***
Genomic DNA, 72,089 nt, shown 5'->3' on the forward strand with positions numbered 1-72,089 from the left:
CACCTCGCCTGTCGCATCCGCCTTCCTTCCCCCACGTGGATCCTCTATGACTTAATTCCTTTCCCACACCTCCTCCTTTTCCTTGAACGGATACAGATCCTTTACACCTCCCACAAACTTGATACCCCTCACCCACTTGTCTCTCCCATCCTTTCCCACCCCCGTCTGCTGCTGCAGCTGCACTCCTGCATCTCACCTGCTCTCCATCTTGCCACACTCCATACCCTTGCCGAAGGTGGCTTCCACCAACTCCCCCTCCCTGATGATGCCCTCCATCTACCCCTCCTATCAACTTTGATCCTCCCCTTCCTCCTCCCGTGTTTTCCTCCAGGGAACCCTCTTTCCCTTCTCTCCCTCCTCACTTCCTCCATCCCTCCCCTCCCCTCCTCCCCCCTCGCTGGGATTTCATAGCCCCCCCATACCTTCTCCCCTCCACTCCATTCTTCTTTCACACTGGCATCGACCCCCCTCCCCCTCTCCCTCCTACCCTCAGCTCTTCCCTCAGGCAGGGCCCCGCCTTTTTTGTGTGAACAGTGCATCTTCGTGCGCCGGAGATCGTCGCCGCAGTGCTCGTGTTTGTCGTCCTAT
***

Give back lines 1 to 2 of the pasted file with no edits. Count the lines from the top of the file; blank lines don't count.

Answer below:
Genomic DNA, 72,089 nt, shown 5'->3' on the forward strand with positions numbered 1-72,089 from the left:
CACCTCGCCTGTCGCATCCGCCTTCCTTCCCCCACGTGGATCCTCTATGACTTAATTCCTTTCCCACACCTCCTCCTTTTCCTTGAACGGATACAGATCCTTTACACCTCCCACAAACTTGATACCCCTCACCCACTTGTCTCTCCCATCCTTTCCCACCCCCGTCTGCTGCTGCAGCTGCACTCCTGCATCTCACCTGCTCTCCATCTTGCCACACTCCATACCCTTGCCGAAGGTGGCTTCCACCAACTCCCCCTCCCTGATGATGCCCTCCATCTACCCCTCCTATCAACTTTGATCCTCCCCTTCCTCCTCCCGTGTTTTCCTCCAGGGAACCCTCTTTCCCTTCTCTCCCTCCTCACTTCCTCCATCCCTCCCCTCCCCTCCTCCCCCCTCGCTGGGATTTCATAGCCCCCCCATACCTTCTCCCCTCCACTCCATTCTTCTTTCACACTGGCATCGACCCCCCTCCCCCTCTCCCTCCTACCCTCAGCTCTTCCCTCAGGCAGGGCCCCGCCTTTTTTGTGTGAACAGTGCATCTTCGTGCGCCGGAGATCGTCGCCGCAGTGCTCGTGTTTGTCGTCCTAT